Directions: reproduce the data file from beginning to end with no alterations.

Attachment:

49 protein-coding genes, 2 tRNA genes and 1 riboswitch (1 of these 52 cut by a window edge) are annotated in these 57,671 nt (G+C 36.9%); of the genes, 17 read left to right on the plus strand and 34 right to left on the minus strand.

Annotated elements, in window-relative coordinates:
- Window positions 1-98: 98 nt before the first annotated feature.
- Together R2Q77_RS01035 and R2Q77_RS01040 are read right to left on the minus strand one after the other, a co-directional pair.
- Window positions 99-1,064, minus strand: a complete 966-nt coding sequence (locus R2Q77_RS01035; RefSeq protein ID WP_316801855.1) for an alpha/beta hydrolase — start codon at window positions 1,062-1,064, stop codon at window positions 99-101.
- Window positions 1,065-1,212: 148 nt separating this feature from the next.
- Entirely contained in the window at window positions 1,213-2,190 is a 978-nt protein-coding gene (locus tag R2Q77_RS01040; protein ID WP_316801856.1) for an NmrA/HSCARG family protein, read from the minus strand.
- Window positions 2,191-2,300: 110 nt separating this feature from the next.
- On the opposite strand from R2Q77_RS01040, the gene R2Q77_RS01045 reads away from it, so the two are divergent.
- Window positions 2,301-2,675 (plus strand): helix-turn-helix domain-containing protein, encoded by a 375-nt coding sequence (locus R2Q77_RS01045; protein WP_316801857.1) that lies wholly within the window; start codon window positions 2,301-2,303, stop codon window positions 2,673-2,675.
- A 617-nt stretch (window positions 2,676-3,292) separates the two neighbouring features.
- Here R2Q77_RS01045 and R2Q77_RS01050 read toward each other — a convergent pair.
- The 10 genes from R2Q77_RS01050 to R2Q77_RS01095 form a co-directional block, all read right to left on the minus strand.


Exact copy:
49 protein-coding genes, 2 tRNA genes and 1 riboswitch (1 of these 52 cut by a window edge) are annotated in these 57,671 nt (G+C 36.9%); of the genes, 17 read left to right on the plus strand and 34 right to left on the minus strand.

Annotated elements, in window-relative coordinates:
- Window positions 1-98: 98 nt before the first annotated feature.
- Together R2Q77_RS01035 and R2Q77_RS01040 are read right to left on the minus strand one after the other, a co-directional pair.
- Window positions 99-1,064, minus strand: a complete 966-nt coding sequence (locus R2Q77_RS01035; RefSeq protein ID WP_316801855.1) for an alpha/beta hydrolase — start codon at window positions 1,062-1,064, stop codon at window positions 99-101.
- Window positions 1,065-1,212: 148 nt separating this feature from the next.
- Entirely contained in the window at window positions 1,213-2,190 is a 978-nt protein-coding gene (locus tag R2Q77_RS01040; protein ID WP_316801856.1) for an NmrA/HSCARG family protein, read from the minus strand.
- Window positions 2,191-2,300: 110 nt separating this feature from the next.
- On the opposite strand from R2Q77_RS01040, the gene R2Q77_RS01045 reads away from it, so the two are divergent.
- Window positions 2,301-2,675 (plus strand): helix-turn-helix domain-containing protein, encoded by a 375-nt coding sequence (locus R2Q77_RS01045; protein WP_316801857.1) that lies wholly within the window; start codon window positions 2,301-2,303, stop codon window positions 2,673-2,675.
- A 617-nt stretch (window positions 2,676-3,292) separates the two neighbouring features.
- Here R2Q77_RS01045 and R2Q77_RS01050 read toward each other — a convergent pair.
- The 10 genes from R2Q77_RS01050 to R2Q77_RS01095 form a co-directional block, all read right to left on the minus strand.